The Instigator
Con (against)
The Contender
Pro (for)

That human cloning should always be opposed on moral grounds.

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Voting Style: Open Point System: 7 Point
Started: 9/6/2016 Category: Society
Updated: 1 month ago Status: Debating Period
Viewed: 214 times Debate No: 95228
Debate Rounds (4)
Comments (3)
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I thank my opponent NoCoolNameNate for accept this debate in advance. The topic will be, "That human cloning should always be opposed on moral grounds." I will give the definitions below.

Full Resolution: Resolved: That human cloning should always be opposed on moral grounds.


Human Cloning:
Human cloning is the creation of a genetically identical copy of a human. The term is generally used to refer to artificial human cloning, which is the reproduction of human cells and tissue. It does not refer to the natural conception and delivery of identical twins. The possibility of human cloning has raised controversies. These ethical concerns have prompted several nations to pass laws regarding human cloning and its legality [1].

Opposed: not agreeing with or approving of something or someone [2].

Moral Ground: The moral high ground, in ethical or political parlance, refers to the status of being respected for remaining moral, and adhering to and upholding a universally recognized standard of justice or goodness [3].


1. No forfeits
2. No trolling
3. No kirtiks
4. All arguments and sources must be posted in the debate
5. Don't follow rules= loss


1. Con states Rules/ Pro opens
2. Con opens/ Pro rebuts
3. Con rebuts/ Pro defends, conclusion
4. Con defends, conclusion/ Pro waives

...Now let's get this started for the DDOlympics!!!






Thanks for the debate! May the best arguments prevail. Let's get started:

Despite potential benefits my opponent will undoubtedly present (which I fully recognize and researched previous to accepting this debate) the fact of the matter is that horrible side effects come from human cloning, whether it's stem cell research or flat out creating a copy of a human being. But enough claims, let's get into the evidence:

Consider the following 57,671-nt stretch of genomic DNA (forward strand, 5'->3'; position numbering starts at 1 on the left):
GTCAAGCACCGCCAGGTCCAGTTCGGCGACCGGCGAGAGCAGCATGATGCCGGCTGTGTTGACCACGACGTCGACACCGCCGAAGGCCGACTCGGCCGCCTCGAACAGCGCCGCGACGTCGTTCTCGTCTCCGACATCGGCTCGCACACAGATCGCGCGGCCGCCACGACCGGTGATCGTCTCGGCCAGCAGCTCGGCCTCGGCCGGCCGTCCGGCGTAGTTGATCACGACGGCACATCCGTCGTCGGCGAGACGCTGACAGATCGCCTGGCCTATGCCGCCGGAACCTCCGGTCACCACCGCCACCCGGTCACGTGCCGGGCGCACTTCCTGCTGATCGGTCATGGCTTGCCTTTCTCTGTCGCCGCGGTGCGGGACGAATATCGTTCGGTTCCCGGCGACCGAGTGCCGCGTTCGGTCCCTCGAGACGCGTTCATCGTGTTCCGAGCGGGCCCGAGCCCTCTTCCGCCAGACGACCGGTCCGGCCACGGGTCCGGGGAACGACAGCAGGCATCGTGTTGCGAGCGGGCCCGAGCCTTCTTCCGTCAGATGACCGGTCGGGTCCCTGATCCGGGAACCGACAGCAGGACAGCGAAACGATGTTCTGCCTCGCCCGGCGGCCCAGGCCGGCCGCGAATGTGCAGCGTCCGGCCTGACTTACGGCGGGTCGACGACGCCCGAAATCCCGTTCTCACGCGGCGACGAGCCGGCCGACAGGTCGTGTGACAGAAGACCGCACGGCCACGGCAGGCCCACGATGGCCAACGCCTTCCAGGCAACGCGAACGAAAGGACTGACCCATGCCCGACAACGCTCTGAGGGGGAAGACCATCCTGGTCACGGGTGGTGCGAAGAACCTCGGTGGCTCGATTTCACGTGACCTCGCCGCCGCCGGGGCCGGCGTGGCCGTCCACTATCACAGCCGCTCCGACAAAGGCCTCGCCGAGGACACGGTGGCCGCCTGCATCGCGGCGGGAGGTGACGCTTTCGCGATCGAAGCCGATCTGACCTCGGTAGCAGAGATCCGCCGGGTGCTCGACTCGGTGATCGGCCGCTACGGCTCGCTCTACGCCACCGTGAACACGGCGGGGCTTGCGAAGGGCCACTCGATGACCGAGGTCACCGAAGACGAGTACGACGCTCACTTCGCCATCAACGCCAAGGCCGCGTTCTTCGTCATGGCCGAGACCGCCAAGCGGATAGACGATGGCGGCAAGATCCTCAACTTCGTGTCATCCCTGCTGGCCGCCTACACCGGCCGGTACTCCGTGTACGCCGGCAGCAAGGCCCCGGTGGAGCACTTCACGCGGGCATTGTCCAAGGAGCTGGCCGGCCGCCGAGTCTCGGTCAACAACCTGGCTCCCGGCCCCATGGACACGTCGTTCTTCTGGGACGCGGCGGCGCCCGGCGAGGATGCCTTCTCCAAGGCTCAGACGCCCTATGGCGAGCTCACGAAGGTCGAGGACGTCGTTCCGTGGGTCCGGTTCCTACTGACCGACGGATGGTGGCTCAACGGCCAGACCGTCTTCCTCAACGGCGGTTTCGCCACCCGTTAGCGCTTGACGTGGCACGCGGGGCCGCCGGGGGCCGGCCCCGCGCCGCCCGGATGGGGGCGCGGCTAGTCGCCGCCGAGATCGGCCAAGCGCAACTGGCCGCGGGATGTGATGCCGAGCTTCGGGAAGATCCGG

Contention 1: The money poured into cloning is better used in other programs

Over the course of the debate I'll explain the huge risks associated with cloning, and those contentions will continue to strengthen this one because of the fact that alternative methods to stem cell research that are less costly, socially conflicting, and morally egregious exist. According to Forbes and other organizations that analyze the cost of human cloning, estimates of the cost of cloning can reach up to 2million per an individual, or higher depending on health issues and potential death involved. [5] I'm keeping this one rather short and sweet as it mainly just capitalizes on how we're paying for a negative effect, as I'll demonstrate now:

Contention 2: Moral outrage AND moral carelessness of human cloning by BOTH the population at large and organizations causes significant social issues

2A: The general population's reaction to cloning is bound to one of extreme negativity and disgust

This sub-point ties into contention 3 as well but I want to relay part of the information here in order to demonstrate the cause of the concern people have. The National Human Genome Research Institute published an article (Prepared by Kathi E. Hanna, M.S., Ph.D., Science and Health Policy Consultant)

Which partially describes some of the laws against human cloning and the logic government officials have given for banning it outright in recent years upon extensively reviewing the evidence:

"Several groups have concluded that reproductive cloning of human beings creates ethical and scientific risks that society should not tolerate. In 1997, the National Bioethics Advisory Commission recommended that it was morally unacceptable to attempt to create a child using somatic cell nuclear transfer cloning and suggested that a moratorium be imposed until safety of this technique could be assessed. The commission also cautioned against preempting the use of cloning technology for purposes unrelated to producing a live born child.

Similarly, in 2001 the National Academy of Sciences issued a report stating that the United States should ban human reproductive cloning aimed at creating a child because experience with reproductive cloning in animals suggests that the process would be dangerous for the woman, the fetus, and the newborn, and would likely fail. The report recommended that the proposed ban on human cloning should be reviewed within five years, but that it should be reconsidered "only if a new scientific review indicates that the procedures are likely to be safe and effective, and if a broad national dialogue on societal, religious and ethical issues suggests that reconsideration is warranted." The panel concluded that the scientific and medical considerations that justify a ban on human reproductive cloning at this time do not apply to nuclear transplantation to produce stem cells. Several other scientific and medical groups also have stated their opposition to the use of cloning for the purpose of producing a child" [3]